Why is My Home Insurance Replacement Cost More Than Its Market Value?

Kelly C. Gamble

Many homeowners are perplexed by the gap between the market value of their home and the replacement cost on their homeowner’s insurance policy. With the declining market values, these numbers are becoming farther apart and many people are asking themselves why the big discrepancy. Your homeowner’s insurance is a contract to rebuild your home, not to buy you another one like it down the street.

While the market values seem to continue to decline, reconstruction costs are still on the rise. The cost to rebuild your home is not the same as sales price and lowering your policy limits could be a detrimental mistake. Rebuilding generally costs more than new construction because it involves removal of debris and working around landscaping. These are items that are not considered in new construction. The market value of your home is not a good indicator of the amount of insurance you should purchase.

How is reconstruction cost calculated? Each insurance company may approach this a little differently. However, the basic principle is the same. The cost is calculated from information about your home. The square footage, number of bathrooms, exterior siding, among other factors, is all taken into account when this is calculated. It is important to estimate this as accurately as possible because many companies have a coinsurance clause. This is an insurance policy stipulation that states a property must be insured at a certain percentage (usually 80%) of its value in order to collect the full amount of a claim.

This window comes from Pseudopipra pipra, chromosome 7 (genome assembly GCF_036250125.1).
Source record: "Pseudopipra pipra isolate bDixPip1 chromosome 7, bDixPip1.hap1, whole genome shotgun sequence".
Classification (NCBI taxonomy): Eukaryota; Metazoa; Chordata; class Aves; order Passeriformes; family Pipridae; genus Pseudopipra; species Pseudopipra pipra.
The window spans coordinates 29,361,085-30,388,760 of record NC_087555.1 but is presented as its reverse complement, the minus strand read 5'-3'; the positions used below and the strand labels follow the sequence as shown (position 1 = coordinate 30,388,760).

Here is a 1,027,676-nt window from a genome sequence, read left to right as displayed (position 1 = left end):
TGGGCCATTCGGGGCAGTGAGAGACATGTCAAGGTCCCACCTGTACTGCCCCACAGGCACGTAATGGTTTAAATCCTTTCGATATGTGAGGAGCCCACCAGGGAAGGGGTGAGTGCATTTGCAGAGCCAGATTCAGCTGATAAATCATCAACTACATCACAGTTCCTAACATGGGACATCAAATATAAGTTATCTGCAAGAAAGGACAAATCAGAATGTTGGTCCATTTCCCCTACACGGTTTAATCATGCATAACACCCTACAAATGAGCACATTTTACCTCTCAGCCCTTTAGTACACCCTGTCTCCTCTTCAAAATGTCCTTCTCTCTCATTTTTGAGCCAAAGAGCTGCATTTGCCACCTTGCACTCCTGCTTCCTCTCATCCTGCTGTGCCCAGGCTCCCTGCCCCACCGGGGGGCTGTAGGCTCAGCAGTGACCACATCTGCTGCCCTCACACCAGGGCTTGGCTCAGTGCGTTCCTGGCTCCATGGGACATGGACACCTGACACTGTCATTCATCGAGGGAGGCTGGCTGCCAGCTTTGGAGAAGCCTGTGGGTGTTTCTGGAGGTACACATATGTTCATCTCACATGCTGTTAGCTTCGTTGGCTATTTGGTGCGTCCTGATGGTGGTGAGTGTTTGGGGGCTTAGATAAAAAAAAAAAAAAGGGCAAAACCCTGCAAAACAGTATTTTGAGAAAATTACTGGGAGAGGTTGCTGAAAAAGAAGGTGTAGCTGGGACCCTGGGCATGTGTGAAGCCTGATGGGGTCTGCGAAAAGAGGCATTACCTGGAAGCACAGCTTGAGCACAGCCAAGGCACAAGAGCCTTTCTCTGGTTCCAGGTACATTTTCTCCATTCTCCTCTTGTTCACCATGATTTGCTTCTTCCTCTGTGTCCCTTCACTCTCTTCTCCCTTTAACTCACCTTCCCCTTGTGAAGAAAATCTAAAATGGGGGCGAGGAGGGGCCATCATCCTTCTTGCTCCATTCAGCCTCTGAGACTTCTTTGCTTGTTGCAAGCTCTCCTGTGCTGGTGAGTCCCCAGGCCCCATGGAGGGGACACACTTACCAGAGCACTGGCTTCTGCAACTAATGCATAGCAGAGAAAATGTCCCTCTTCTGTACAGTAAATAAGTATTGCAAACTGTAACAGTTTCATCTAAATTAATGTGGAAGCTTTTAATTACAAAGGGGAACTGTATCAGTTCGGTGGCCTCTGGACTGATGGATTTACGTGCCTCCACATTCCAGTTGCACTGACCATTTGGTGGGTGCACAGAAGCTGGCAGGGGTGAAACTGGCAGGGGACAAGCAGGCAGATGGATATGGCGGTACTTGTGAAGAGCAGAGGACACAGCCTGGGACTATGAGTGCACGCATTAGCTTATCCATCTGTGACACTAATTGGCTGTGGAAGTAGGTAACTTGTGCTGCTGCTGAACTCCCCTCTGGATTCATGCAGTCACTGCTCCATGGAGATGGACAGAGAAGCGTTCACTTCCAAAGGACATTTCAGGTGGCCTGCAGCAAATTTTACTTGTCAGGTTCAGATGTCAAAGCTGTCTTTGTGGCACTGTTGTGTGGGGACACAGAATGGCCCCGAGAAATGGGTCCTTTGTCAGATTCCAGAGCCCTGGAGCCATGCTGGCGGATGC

There are ways to save money on your homeowner’s insurance without lowering your coverage amounts. Ask your insurance agent about money saving discounts for protective devices such as deadbolts, sprinkler systems, and security systems. You may also want to consider increasing your deductibles. Insure multiple policies with one insurance provider. Many companies offer discounts for having your home and car insurance with them.

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